Because the record reveals that the amount of persecution directed toward Albanians generally is extensive, the level of individualized risk Hoxha must show in order to establish a well-founded fear of future persecution is comparatively low. See Mgoian v. INS, 184 F.3d 1029, 1035 n. 4 (9th Cir.1999); Kotasz, 31 F.3d at 853. Hoxha has demonstrated sufficient particularized risk to compel a finding in his favor. First, the threats and violence Hoxha experienced, although not sufficient to compel a finding of past persecution that would create a presumption in his favor, are indicative of his individualized risk of experiencing similar mistreatment if he returns to Kosovo. See Gui v. INS, 280 F.3d 1217, 1229 (9th Cir.2002) (noting that threats, while not constituting past persecution, are "evidence probative of the reasonableness of a fear of future persecution").
Moreover, the fact that Hoxha received, and ignored, a summons for an "informative conversation" with Serbian authorities also demonstrates an individualized risk of persecution. The INS contends that the summons does not place Hoxha at risk because the subject matter of the summons is unknown, the other witness at Hoxha's asylum hearing responded to a similar summons without incident, and there is no evidence that Hoxha would still have to respond to the summons after the passage of several years. A Human Rights Watch report submitted as part of the record states, however, that those who report for "informative talks" with the police sometimes end up being beaten and detained. A well-founded fear does not require certainty of persecution or even a probability of persecution. See INS v. Cardoza-Fonseca, 480 U.S. 421, 431, 107 S.Ct. 1207, 94 L.Ed.2d 434 (1987). The summons does indicate that the government was interested in Hoxha himself, and such interest sometimes leads to beatings and detention. These facts add to the objective reasonableness of Hoxha's fear.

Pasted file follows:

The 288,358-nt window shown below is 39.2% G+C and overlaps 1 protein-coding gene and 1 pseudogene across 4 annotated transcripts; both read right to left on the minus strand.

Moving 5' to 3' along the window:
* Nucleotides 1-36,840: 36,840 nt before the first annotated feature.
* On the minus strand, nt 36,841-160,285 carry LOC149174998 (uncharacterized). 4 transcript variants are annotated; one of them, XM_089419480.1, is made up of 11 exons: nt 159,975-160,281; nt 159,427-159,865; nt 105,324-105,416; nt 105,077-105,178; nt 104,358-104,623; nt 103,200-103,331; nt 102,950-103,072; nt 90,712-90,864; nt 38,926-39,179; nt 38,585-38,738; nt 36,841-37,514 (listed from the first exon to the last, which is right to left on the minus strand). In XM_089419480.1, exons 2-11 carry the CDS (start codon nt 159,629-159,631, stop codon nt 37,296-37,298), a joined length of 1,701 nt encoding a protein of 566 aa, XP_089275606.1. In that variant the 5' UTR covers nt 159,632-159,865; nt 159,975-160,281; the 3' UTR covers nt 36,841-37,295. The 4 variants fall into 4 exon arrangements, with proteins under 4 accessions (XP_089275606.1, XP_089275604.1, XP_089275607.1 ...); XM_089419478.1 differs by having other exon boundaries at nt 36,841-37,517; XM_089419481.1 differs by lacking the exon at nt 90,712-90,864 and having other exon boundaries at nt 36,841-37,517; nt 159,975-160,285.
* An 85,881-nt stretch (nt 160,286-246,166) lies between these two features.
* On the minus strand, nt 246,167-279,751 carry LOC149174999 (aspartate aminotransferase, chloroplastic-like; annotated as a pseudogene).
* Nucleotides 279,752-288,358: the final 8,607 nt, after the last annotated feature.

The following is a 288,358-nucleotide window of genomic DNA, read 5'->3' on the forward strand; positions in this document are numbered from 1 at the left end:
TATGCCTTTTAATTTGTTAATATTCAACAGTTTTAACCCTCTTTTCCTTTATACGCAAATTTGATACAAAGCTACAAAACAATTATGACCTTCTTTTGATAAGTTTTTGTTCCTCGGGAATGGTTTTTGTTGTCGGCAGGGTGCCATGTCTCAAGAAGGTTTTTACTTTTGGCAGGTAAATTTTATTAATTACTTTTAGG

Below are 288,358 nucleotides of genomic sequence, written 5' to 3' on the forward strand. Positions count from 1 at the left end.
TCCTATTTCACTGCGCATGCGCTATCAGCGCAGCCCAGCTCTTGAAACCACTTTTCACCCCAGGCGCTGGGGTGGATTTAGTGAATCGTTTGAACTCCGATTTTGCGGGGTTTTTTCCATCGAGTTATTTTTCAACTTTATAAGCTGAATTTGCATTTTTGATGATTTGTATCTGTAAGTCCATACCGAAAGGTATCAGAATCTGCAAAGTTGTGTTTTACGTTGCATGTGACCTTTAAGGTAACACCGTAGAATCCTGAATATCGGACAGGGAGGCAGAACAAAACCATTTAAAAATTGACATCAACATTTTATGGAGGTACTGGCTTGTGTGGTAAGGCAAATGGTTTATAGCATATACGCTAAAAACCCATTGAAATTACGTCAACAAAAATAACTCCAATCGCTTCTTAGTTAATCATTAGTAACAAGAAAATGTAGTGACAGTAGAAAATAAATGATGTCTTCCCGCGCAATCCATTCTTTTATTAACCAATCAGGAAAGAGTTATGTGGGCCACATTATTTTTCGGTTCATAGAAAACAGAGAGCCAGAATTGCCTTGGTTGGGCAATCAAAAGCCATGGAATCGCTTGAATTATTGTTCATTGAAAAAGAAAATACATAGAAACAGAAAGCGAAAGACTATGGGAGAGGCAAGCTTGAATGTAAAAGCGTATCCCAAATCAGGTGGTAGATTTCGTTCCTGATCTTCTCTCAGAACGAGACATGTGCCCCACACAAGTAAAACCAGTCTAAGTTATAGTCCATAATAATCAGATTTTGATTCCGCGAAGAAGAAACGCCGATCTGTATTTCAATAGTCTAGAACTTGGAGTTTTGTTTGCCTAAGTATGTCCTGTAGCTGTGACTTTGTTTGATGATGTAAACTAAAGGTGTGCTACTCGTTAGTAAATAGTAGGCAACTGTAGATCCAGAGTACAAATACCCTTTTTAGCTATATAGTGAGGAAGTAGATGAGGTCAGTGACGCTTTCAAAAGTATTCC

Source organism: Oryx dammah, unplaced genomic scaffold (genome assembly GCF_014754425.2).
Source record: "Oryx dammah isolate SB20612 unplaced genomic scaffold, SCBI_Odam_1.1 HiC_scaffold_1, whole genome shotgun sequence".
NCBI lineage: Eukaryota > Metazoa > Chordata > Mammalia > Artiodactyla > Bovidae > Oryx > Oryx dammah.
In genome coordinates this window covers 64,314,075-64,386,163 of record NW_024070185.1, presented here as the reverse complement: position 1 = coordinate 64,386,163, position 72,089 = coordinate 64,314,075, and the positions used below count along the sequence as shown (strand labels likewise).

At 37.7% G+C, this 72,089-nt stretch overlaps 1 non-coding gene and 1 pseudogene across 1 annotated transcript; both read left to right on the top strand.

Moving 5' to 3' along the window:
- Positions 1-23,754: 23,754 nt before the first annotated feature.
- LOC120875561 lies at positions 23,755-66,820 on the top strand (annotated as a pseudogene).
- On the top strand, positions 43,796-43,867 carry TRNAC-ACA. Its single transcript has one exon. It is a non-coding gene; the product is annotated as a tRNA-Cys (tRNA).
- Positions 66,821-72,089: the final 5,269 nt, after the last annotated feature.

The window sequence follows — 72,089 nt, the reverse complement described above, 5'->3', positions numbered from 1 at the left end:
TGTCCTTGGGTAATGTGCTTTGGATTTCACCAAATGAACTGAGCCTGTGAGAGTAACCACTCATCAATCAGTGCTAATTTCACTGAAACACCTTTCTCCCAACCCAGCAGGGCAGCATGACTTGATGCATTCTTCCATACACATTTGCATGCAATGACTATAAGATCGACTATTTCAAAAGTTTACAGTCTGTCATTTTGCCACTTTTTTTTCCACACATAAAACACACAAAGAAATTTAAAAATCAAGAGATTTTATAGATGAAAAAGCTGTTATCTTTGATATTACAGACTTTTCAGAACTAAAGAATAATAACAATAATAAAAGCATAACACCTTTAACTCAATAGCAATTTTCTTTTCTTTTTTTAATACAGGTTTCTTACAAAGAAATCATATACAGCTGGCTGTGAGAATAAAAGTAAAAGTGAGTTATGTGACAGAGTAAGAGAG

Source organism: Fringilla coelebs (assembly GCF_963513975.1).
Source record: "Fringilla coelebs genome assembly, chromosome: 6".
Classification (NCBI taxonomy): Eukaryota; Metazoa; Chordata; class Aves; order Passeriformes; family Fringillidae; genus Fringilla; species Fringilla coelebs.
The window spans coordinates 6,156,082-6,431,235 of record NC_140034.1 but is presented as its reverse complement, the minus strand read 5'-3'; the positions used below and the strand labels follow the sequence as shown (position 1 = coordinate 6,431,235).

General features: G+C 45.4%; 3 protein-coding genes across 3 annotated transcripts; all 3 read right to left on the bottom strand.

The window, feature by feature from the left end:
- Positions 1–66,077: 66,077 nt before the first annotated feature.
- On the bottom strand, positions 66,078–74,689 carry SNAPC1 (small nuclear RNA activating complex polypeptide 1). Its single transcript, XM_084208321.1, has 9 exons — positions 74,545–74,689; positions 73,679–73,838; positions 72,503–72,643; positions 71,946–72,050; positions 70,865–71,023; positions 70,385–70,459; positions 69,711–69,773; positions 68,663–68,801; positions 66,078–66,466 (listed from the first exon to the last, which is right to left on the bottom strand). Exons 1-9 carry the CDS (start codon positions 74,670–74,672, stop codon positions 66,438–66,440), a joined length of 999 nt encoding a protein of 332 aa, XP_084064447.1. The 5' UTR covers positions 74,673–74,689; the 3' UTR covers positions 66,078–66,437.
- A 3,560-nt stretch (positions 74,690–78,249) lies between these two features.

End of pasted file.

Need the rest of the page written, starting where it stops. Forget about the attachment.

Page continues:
The government presents several arguments in which it attempts to show that Hoxha's risk of future persecution is minimal. First, the government notes that despite Hoxha's asserted risk, his family has remained in Kosovo without suffering any mistreatment. Although the government is correct that this fact ordinarily diminishes the petitioner's risk of future persecution, see, e.g., Lim, 224 F.3d at 935, evidence of the condition of the applicant's family is relevant only when the family is similarly situated to the applicant. See id. Hoxha has demonstrated that he is not similarly situated because he has been previously victimized by Serbian vigilantes, and because he has been summoned by the Serbian authorities.